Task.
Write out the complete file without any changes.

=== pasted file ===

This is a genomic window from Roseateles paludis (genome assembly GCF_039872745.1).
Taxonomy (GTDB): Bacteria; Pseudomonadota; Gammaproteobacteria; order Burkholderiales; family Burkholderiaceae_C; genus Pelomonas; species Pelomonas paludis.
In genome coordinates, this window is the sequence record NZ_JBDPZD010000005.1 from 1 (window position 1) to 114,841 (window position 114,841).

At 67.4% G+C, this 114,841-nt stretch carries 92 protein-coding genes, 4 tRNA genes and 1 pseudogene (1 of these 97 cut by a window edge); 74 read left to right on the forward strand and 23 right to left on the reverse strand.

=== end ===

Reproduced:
This is a genomic window from Roseateles paludis (genome assembly GCF_039872745.1).
Taxonomy (GTDB): Bacteria; Pseudomonadota; Gammaproteobacteria; order Burkholderiales; family Burkholderiaceae_C; genus Pelomonas; species Pelomonas paludis.
In genome coordinates, this window is the sequence record NZ_JBDPZD010000005.1 from 1 (window position 1) to 114,841 (window position 114,841).

At 67.4% G+C, this 114,841-nt stretch carries 92 protein-coding genes, 4 tRNA genes and 1 pseudogene (1 of these 97 cut by a window edge); 74 read left to right on the forward strand and 23 right to left on the reverse strand.